Sir Rohan widened the Government House contacts even further than his predecessor and although he still had to pay his personal staff, other financial help was now gradually forthcoming from the Victorian Government. When he retired in 1974 and sadly missed, the tenor of the Governor’s office was ready for change, with the Government gradually taking over all responsibilities. The fact that his successor, the Chief Justice, Hon Sir Henry Winneke, was the first Victorian born incumbent, was highly symbolic in itself. The office was gradually evolving from the Monarch’s representative to Victoria’s Head of State and incorporating both aspects. What in earlier years had been the domain of social privilege was evolving into a relationship of the Crown with community representation – in some dim way mirroring happenings in the late seventeenth century.
With Sir Henry Winneke, I conclude. Being a fine lawyer, he always saw his office through legal eyes – the protection of what he called the State’s ‘essentialities’. This was a comforting reflection for me as I felt, when taking over the Year Book 15 years before Sir Henry’s appointment, that the
Governor’s position must be carefully recorded, as it was the centre of the State’s government. When political life is placid for years on end, the astonishing importance of the position is barely noticed. I was aware of this because Victoria’s political history for the previous 20 or so years was anything but placid, especially from 1945 to 1955. On one occasion (in October 1952) Sir Dallas Brooks actually had to make a personal (though carefully advised) decision to recommission Sir John McDonald to form a (short lived) government; his rival, Mr T. T. Hollway, was not best pleased with the Governor. It is in such situations that the Governor’s position becomes electric; it ceases to be the ‘sleeper’ unnoticed by most when the political waters are smooth and untroubled.
Having known seven Victorian governors and observed three others, let me briefly reflect on the qualities common to them all and indeed requisite for them all. First, absolute moral integrity to exist and to be seen to exist. Second, the gift of wisdom quite apart from knowledge to enable the incumbent to exercise a ‘right judgement in all things’. Third, high professional standing which evinces respect and admiration rather then envy – in whatever field. We have had soldiers, a sailor, lawyers, the head of a university college, and an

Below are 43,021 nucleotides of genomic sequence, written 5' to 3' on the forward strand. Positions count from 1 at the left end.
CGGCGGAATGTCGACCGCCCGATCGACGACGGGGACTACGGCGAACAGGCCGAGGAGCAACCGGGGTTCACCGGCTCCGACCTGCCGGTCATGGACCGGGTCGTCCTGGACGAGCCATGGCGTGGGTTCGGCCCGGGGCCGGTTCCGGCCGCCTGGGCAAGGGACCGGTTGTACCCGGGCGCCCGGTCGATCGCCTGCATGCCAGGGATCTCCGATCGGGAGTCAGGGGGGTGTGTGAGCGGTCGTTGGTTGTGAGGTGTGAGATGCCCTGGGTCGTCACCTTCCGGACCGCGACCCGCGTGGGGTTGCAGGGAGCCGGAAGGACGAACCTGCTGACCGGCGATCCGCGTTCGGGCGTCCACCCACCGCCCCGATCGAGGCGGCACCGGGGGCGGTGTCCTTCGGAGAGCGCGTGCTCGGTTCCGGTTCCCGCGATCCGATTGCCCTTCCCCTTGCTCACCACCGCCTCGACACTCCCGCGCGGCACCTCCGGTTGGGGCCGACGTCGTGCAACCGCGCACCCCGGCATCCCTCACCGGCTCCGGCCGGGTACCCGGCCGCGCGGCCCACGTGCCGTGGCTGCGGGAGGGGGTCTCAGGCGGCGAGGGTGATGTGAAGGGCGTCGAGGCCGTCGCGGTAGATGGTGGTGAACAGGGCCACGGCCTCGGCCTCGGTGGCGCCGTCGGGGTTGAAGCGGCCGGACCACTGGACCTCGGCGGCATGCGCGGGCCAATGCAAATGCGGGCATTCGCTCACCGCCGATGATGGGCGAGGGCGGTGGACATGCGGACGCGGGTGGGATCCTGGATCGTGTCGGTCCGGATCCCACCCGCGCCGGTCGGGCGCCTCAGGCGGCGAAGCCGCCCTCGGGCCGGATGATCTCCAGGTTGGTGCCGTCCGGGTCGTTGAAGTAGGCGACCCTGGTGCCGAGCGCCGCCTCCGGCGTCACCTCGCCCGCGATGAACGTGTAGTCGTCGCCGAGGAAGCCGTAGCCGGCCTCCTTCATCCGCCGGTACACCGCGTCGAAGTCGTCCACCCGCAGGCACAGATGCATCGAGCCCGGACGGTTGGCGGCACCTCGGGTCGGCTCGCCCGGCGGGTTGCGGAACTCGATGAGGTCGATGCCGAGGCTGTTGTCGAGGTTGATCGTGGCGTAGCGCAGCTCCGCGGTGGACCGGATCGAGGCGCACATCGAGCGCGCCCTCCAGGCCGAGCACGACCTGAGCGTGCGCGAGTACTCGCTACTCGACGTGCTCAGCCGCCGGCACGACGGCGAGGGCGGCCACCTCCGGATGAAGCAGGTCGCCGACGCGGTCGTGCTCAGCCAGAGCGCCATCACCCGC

agricultural scientist in recent years. Fourth, the ability to get to the core of a problem or situation quickly and confidently. Fifth, diligence to be on top of the job even if some aspects can be boring and unglamorous at times (such as checking legislation for possible inconsistencies). Sixth, total and absolute independence from the political players and centres of self-interest. (The October 1952 Victorian parliamentary deadlock is a good example). Seventh, a sense of fair play that can cut through moral rationalisations and obfuscations – if necessary, to call a spade a spade.
Eighth. In a rapidly changing society the incumbent must have a mind open to newly emerging patterns and possibilities in the nation’s life. Although prophecy is a hazardous occupation, if would seem likely rather than unlikely that the Governor’s role itself will be subject to further development and re-definition without its integrity being in any way compromised.
Ninth. A genuine interest in all sorts and conditions, of men and women, and the ability to make them feel that the Governor cares about them. This means that Governors must be good listeners and able to ask probing (perhaps even unsettling)
questions, not least of politicians and indeed anyone responsible for the work of any institution in the community. In our day and age, this is perhaps the telling Royal prerogative.
The governors I knew all met these standards which – it may well be claimed – were and are the essentialities of the office just as the office itself is to the State is serves.